Bicyclists bump along on its worn asphalt footpaths, walkers climb the large granite blocks around its perimeter, and drivers speed through its center on Circuit Drive, sometimes scaring the bejesus out of those waiting for the bus near the Shattuck Hospital. And that's not the half of it.
Franklin Park has come a long way since carriage roads and footpaths were the main thoroughfares, and Boston's Parks Department thinks it's high time to take another comprehensive look at the transportation issues affecting those who want to come into, get out of and travel around inside the park.
The results of a new study will inform a myriad of future decisions in the park, as well as provide recommendations to the Boston Transportation Department, the MBTA and even the buses of the Boston Public Schools.
"Our success in bringing people to the park has had an impact on how well the park works," said Margaret Dyson, the department's director of historic parks, after a Franklin Park Coalition meeting on the subject. "We wanted to look at some of the things that we did in the 70s and 80s to control vehicles, like the granite blocks everywhere. Some of the changes that were made weren't the most welcoming. So, how do we say 'Welcome' and 'You can't bring your motorcycle in here' at the same time? It's a real design challenge."
The Franklin Park Coalition hosted their first meeting about the study on Tuesday, inviting the parks department to describe the scope of the plan take comments from the coalition. A much larger community meeting is yet to be scheduled by the parks department later this summer.
If the coalition meeting is any indication, the task will be as much a mediation feat as it is an engineering one. Zoo representatives and tennis instructors want to open White Stadium parking lots--next to some underused tennis courts--to cars all year round. Neighbors present preferred opening the lots only on special events, as is the practice today.
Park purists, including Louis Lousela who has advocated for park improvements since the mid-70s when it was all-but abandoned, called out for closing off Circuit Drive on Sundays, but access to the Zoo, the Shattuck Hospital and other facilities have all been connected to it.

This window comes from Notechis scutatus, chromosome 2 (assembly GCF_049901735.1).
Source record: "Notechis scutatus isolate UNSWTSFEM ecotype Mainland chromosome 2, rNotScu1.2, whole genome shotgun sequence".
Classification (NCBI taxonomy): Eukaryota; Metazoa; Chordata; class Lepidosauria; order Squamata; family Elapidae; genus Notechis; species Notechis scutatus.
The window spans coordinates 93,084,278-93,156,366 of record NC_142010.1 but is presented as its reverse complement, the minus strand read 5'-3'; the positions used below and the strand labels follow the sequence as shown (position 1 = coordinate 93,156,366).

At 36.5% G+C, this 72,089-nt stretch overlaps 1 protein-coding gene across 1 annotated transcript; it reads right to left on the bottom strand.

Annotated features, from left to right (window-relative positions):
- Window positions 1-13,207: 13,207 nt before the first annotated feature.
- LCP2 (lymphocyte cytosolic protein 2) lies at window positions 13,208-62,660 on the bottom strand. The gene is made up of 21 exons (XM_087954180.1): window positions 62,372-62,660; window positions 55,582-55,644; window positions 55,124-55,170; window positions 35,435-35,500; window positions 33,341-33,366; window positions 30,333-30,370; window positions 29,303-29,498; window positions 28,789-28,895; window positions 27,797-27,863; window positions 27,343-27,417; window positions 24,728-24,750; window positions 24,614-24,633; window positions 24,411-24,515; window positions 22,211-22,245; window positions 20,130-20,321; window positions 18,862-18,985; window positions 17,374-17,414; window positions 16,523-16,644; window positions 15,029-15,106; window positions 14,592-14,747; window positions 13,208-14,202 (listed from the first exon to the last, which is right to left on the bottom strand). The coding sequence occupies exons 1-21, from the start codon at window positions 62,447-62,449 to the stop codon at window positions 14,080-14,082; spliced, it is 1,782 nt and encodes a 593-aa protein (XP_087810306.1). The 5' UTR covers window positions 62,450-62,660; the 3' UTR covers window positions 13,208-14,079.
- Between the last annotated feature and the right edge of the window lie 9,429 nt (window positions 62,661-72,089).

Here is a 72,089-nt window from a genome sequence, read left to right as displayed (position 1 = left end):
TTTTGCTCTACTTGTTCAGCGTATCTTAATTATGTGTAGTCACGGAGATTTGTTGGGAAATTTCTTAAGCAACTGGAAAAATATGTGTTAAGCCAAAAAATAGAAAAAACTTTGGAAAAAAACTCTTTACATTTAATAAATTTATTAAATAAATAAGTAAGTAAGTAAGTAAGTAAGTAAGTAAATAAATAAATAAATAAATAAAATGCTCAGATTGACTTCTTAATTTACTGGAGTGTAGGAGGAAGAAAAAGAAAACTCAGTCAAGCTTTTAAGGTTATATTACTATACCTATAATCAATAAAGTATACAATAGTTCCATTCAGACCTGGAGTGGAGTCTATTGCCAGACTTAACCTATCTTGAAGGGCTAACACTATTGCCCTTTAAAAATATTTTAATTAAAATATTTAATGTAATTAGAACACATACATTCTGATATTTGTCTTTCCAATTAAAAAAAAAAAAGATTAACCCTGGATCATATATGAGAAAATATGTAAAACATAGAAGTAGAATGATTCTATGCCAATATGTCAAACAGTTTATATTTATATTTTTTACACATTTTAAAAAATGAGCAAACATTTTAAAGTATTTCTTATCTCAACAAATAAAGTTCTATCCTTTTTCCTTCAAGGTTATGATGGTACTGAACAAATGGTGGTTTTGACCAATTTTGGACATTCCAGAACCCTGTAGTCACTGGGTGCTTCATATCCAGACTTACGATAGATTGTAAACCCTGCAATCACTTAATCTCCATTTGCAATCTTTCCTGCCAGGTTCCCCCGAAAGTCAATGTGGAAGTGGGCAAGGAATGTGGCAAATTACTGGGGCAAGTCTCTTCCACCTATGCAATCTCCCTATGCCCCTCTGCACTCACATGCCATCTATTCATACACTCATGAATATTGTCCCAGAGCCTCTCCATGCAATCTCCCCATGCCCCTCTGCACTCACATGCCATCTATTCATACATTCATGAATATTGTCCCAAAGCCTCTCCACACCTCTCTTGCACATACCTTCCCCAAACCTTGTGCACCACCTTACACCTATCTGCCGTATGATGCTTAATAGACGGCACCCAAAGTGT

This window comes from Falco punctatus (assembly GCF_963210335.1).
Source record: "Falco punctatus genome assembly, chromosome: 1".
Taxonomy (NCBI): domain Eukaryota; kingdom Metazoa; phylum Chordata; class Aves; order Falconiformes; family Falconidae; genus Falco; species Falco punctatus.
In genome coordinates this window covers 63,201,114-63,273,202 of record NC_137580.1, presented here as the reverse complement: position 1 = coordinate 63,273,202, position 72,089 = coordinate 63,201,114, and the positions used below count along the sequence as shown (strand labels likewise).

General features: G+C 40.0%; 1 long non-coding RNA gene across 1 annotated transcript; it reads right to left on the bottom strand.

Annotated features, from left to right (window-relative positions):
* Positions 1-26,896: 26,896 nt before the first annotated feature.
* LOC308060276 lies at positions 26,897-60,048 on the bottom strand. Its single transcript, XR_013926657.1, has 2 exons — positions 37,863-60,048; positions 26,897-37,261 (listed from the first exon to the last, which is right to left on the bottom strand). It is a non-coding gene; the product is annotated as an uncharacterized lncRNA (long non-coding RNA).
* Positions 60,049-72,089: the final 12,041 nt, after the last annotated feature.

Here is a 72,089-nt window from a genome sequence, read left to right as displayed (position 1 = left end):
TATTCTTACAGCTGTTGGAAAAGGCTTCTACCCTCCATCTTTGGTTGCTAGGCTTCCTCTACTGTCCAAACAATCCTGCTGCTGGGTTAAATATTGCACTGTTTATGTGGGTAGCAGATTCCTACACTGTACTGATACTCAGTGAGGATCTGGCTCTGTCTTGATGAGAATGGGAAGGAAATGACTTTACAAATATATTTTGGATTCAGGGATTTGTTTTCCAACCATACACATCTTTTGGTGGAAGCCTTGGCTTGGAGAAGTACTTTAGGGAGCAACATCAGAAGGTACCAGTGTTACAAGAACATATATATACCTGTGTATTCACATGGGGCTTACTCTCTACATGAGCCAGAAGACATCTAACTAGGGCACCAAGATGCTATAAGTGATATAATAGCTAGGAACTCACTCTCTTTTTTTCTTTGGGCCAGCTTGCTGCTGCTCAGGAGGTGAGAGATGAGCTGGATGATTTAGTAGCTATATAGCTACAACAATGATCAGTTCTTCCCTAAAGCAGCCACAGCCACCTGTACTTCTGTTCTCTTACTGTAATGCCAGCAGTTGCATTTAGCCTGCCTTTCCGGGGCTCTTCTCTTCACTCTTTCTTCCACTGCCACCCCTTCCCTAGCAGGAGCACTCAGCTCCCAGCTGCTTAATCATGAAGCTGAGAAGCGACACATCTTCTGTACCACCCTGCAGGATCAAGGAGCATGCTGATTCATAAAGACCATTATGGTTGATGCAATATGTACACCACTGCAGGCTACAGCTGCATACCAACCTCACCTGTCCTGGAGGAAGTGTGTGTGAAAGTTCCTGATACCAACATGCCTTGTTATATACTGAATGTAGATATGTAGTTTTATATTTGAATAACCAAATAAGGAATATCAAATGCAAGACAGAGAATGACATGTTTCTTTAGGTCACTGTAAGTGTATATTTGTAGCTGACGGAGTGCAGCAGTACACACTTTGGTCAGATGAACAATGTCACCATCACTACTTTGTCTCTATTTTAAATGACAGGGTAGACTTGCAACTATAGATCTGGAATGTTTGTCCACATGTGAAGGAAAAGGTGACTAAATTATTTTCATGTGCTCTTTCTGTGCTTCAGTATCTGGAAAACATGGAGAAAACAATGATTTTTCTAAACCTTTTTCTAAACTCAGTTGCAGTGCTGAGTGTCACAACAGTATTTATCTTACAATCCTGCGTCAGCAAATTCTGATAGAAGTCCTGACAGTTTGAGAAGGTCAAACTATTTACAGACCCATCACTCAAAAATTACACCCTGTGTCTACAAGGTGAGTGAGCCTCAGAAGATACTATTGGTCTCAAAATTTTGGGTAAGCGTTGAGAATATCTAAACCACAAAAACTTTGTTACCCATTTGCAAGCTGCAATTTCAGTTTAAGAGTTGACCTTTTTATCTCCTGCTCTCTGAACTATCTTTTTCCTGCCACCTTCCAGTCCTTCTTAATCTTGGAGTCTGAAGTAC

Bicyclists want less obstacles between path and road and more traffic calming, but others feared motorcycles in the park, a recurring problem.
One of the few issues that united the room as one, however, was the problems pedestrians encounter trying to get to the park.
"If the park is surrounded by freeways and not pedestrian-friendly streets, we're in trouble, because people can't get to the park," said Don Richardson, a long-time Franklin neighbor.
"The roads next to the park are clear," said another park neighbor. "You're shooting people to the roadways around the park, so they can avoid the stop signs and crosswalks [on other nearby streets.]"
Joseph SanClemente, an engineer from transportation consultancy Howard/Stein-Hudson Associates, said his company would be taking pedestrian, bicycle and automobile traffic counts at various point in and around the park, including 20 identified entrance points. The information gathered would inform the parks department on areas where access problems exists, as well a number of other potential issues.
One particular note of concern was the location of the MBTA bus stop on Circuit Drive near Shattuck Hospital just beyond a blind curve. A representative of the Shattuck tied two pedestrian fatalities to motor vehicle hits at the spot and a third accident that put a man out of work for five years. The bus stop serves six bus routes including the busy 16 bus.
SanClemente said he was just beginning to collect data. A larger public meeting will be held in late June or early July, and final recommendations might be delivered in August or September.